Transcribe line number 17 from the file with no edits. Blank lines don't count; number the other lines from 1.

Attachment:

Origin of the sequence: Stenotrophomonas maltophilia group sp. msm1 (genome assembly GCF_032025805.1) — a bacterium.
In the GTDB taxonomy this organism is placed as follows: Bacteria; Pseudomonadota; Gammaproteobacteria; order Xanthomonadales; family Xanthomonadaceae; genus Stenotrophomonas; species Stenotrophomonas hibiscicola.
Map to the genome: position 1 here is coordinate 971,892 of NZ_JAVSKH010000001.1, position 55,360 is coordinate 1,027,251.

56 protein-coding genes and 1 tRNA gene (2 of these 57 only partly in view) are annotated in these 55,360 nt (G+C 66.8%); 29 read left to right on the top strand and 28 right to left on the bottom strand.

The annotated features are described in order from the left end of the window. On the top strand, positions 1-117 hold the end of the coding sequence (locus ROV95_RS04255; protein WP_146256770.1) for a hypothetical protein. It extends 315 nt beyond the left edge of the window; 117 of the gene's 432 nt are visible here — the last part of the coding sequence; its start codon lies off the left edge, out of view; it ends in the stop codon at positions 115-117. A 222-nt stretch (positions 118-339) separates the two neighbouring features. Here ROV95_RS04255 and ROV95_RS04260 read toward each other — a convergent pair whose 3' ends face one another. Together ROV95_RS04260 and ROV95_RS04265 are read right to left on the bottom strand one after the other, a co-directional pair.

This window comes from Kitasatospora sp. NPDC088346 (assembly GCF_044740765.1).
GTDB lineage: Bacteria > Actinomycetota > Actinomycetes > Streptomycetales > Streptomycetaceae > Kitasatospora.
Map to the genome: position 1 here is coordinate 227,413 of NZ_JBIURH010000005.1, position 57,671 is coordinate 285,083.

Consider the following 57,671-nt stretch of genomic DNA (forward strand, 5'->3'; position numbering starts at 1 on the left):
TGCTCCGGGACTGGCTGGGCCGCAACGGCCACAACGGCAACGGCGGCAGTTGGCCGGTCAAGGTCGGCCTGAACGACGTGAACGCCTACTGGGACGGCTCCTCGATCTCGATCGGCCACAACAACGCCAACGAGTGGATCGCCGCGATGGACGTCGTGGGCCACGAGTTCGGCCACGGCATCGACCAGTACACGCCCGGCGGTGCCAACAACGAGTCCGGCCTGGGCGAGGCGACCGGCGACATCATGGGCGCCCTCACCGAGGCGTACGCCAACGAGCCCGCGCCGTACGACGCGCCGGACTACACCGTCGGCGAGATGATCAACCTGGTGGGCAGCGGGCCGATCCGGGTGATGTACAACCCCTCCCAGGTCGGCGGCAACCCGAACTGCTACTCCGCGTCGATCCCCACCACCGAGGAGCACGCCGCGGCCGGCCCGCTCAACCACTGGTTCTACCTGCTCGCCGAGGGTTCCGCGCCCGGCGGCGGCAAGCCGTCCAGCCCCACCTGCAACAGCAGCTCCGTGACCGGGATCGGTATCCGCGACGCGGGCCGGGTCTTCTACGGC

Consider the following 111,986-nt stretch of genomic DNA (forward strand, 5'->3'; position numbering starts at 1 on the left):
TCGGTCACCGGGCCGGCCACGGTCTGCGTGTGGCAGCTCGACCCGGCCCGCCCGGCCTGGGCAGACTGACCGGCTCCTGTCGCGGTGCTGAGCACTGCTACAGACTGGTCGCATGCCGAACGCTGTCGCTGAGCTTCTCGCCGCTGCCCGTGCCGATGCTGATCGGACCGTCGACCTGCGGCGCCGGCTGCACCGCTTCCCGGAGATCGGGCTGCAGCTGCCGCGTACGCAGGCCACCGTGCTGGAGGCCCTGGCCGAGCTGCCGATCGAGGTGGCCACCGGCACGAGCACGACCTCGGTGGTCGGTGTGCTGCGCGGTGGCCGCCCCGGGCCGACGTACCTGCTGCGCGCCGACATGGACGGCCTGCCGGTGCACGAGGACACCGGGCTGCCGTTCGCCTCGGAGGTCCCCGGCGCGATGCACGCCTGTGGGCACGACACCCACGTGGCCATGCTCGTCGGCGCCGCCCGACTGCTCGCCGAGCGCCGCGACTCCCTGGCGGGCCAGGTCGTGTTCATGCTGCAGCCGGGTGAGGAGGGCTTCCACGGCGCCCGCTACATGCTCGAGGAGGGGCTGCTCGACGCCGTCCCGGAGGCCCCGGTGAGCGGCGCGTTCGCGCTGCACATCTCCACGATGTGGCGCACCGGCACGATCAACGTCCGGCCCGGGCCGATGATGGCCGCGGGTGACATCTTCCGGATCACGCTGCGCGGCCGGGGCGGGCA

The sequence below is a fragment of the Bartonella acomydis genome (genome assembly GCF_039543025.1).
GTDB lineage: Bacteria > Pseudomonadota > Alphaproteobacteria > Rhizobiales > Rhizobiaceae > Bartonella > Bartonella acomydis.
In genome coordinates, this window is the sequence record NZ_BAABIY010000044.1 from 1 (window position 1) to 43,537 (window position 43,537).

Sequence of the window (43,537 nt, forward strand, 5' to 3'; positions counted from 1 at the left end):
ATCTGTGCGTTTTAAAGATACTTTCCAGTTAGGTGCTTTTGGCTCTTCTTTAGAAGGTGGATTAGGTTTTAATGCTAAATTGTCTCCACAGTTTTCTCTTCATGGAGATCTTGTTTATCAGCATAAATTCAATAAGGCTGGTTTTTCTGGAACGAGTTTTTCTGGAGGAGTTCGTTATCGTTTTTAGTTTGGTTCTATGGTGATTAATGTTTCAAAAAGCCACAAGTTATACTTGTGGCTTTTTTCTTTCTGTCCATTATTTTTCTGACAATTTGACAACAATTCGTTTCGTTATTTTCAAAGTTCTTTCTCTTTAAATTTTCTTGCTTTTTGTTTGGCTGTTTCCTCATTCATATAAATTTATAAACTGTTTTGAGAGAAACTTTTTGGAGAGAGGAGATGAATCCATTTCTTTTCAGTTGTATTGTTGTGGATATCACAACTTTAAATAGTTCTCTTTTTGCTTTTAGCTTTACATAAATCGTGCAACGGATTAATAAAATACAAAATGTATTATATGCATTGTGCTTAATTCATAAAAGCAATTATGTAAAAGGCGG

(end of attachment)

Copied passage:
ATCTGTGCGTTTTAAAGATACTTTCCAGTTAGGTGCTTTTGGCTCTTCTTTAGAAGGTGGATTAGGTTTTAATGCTAAATTGTCTCCACAGTTTTCTCTTCATGGAGATCTTGTTTATCAGCATAAATTCAATAAGGCTGGTTTTTCTGGAACGAGTTTTTCTGGAGGAGTTCGTTATCGTTTTTAGTTTGGTTCTATGGTGATTAATGTTTCAAAAAGCCACAAGTTATACTTGTGGCTTTTTTCTTTCTGTCCATTATTTTTCTGACAATTTGACAACAATTCGTTTCGTTATTTTCAAAGTTCTTTCTCTTTAAATTTTCTTGCTTTTTGTTTGGCTGTTTCCTCATTCATATAAATTTATAAACTGTTTTGAGAGAAACTTTTTGGAGAGAGGAGATGAATCCATTTCTTTTCAGTTGTATTGTTGTGGATATCACAACTTTAAATAGTTCTCTTTTTGCTTTTAGCTTTACATAAATCGTGCAACGGATTAATAAAATACAAAATGTATTATATGCATTGTGCTTAATTCATAAAAGCAATTATGTAAAAGGCGG